New Zealand can learn from the initiatives to improve security and living conditions in cities around the world.
1. CCTV cameras
Many cities have tried to increase authorities’ “eyes on the street” by installing closed-circuit TV cameras. London, Beijing and New York are some of the most surveilled cities in the world, with about 51,000, 46,000 and 17,000 cameras respectively. In 2017, Auckland had 5577 publicly owned cameras.
Does it work? It’s inconclusive. Surveillance cameras are thought to have helped reduce crimes such as vehicle break-ins, but they don’t seem to have much effect on violent crime. And they don’t bring down crime on their own; they work best when combined with other tactics such as community policing and better lighting.
2. Better lighting
It seems logical that brightening up darker thoroughfares would reduce crime. A 2015 study from Spain even found that certain kinds of street lighting – white lights with a high level of blue wavelengths – made people feel safer than old-fashioned yellow streets lights.
Does it work? Again, it’s inconclusive. When researchers looked in detail at crime in cities before and after extra streetlights had been installed, they couldn’t find any solid evidence to show that more lights equalled less crime. Results tended to be inconsistent, whether there was more or less lighting. Some criminologists have even pointed out that better lighting also helps the criminals see better.
3. Community policing
The term describes a style of policing in which officers foster better ties with the communities they’re working in, the aim being “to empower communities rather than control them”.
Does it work? Although many US police departments have boasted that community policing has seen urban crime rates decrease, detailed empirical research says that the jury is still out. Community policing seems to work better on certain kinds of crime and is more effective in small towns than in cities. Anecdotally, it also seems to work better in the long-term, encouraging more trust and better communication. Community policing has also been shown to reduce fear of crime.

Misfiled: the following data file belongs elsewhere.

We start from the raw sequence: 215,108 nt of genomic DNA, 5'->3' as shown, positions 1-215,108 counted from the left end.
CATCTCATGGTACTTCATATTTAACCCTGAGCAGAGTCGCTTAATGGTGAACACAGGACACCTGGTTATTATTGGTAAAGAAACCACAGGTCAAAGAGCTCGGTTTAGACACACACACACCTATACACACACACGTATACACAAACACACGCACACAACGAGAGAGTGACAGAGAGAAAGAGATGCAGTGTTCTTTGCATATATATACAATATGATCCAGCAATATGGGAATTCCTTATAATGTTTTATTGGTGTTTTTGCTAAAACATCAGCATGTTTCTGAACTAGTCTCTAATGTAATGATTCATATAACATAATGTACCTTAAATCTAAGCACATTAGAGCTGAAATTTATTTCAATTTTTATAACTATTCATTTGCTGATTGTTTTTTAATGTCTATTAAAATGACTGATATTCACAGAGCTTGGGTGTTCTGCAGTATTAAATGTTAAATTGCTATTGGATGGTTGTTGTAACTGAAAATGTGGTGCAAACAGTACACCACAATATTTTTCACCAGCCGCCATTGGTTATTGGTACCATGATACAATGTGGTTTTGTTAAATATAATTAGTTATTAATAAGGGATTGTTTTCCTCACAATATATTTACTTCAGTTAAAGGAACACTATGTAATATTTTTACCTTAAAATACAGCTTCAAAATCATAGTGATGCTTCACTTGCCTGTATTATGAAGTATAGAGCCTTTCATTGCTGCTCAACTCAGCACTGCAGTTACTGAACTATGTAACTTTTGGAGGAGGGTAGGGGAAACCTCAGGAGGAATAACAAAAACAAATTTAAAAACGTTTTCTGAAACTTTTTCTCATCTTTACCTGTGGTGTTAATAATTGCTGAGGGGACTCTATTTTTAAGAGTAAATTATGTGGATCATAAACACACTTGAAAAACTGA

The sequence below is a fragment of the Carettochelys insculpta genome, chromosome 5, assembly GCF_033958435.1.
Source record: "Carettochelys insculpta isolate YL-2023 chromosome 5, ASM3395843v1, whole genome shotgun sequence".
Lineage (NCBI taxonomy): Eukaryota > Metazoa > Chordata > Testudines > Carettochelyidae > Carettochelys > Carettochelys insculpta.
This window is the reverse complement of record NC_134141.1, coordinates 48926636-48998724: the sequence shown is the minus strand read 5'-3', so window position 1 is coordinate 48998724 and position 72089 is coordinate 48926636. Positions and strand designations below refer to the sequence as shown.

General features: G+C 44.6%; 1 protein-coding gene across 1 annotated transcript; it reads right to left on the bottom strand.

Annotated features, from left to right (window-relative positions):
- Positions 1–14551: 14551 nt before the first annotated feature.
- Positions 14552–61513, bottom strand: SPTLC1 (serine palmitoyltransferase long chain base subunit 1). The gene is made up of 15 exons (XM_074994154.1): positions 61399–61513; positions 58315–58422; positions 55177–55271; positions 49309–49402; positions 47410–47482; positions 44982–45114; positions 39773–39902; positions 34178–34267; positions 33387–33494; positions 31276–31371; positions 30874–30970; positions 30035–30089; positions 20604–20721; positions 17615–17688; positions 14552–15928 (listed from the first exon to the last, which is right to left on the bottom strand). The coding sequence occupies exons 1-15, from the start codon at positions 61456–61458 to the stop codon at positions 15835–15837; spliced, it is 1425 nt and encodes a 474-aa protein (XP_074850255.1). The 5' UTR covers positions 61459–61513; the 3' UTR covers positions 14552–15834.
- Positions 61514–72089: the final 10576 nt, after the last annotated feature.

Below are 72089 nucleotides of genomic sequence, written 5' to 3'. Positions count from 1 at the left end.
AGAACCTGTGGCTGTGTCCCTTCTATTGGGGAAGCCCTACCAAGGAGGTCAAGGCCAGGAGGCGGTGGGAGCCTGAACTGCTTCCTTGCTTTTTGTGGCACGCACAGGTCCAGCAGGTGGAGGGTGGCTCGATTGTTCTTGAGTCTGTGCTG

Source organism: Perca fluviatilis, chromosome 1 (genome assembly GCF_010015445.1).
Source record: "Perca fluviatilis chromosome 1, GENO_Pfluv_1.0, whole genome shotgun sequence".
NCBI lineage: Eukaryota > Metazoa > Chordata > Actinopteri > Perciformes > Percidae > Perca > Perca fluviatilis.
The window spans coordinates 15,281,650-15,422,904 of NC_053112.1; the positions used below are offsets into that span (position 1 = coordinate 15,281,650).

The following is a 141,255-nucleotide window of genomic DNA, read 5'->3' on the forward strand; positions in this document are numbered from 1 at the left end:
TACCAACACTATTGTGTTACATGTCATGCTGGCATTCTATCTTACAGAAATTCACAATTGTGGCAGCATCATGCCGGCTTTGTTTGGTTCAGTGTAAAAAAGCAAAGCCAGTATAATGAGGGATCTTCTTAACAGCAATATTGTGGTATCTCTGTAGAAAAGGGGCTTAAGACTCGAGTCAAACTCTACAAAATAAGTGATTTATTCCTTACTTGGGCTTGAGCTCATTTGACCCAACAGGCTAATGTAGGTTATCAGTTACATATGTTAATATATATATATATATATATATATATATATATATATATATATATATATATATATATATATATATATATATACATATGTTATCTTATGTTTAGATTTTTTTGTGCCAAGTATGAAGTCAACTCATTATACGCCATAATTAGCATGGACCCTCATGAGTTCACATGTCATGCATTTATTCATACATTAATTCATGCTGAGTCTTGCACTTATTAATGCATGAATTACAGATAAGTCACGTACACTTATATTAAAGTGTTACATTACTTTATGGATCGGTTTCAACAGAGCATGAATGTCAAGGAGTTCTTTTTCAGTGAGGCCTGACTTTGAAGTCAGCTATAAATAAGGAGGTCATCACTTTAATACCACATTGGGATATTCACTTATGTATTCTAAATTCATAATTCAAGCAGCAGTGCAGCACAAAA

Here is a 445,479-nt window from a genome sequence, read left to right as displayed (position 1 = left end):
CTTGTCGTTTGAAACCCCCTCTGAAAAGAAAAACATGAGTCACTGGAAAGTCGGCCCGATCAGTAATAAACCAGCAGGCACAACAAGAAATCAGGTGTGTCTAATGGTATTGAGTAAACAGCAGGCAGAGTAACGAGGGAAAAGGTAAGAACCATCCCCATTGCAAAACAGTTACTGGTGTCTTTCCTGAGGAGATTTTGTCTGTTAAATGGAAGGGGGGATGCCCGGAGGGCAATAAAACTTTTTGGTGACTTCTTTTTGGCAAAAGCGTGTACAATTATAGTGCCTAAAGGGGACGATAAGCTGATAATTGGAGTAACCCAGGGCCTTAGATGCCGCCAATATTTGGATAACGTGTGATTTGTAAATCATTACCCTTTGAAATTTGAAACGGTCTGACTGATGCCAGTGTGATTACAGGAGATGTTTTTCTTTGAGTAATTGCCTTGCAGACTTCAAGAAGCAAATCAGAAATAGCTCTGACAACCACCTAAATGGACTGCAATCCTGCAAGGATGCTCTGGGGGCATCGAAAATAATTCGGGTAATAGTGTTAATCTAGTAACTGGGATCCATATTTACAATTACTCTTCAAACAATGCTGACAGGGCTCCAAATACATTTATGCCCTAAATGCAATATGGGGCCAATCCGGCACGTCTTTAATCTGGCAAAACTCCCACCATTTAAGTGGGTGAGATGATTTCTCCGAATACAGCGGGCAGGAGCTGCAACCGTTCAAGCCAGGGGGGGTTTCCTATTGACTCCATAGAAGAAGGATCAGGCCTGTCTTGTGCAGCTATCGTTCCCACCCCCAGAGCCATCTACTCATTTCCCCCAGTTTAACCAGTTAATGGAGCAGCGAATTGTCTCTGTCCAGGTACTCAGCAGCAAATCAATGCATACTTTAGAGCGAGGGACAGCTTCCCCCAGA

4. Hot-spot policing
This involves a police presence in certain areas where crimes are, statistically speaking, more likely to be committed. It’s often supported by the better kinds of data and “crime mapping” that’s become available to law enforcement agencies in recent years.
Does it work? This is one method for which the evidence mostly says that, yes, it does make a difference, although criminologists say it’s best used alongside other tactics, too.
5. Less graffiti
Removing graffiti has often been seen as part of the “broken windows” theory of crime and disorder. Experiments have shown that people are more likely to disobey the rules if they see that others have, too. But most researchers now say there is a big difference between so-called street art, which includes murals, and tagging – that is, scrawling your initials or name on a building. It’s all about context. In fact, one British university study found that street art indicated “improving economic conditions of urban neighbourhoods”.
Does it work? It’s very subjective. There is certainly proof that graffiti, often described as one of the “most visible crimes”, can make people anxious. But doubts still exist about the broken windows theory. Critics are still arguing about whether signs of disorder alone equal more crime and whether removal of those signs decreases it.
6. Public art
This is the opposite of the broken windows theory. Advocates say public art invites ownership, pride in the area and a way to explore urban identities. In Sweden, special digital billboards have been used on subways to try to lessen locals’ anxiety or fear. In other cities, murals and graffiti have been commissioned for the same reason.
Does it work? It’s difficult to quantify. Researchers say that having at-risk youth engage in arts activities helps the individuals directly. A project in the US city of Philadelphia suggests it helps “racial and ethnic diversity, lower rates of social distress, and reduce rates of ethnic and racial harassment”. But whether public art has a direct effect on crime remains unclear.
This article was first published in the July 27, 2019 issue of the New Zealand Listener.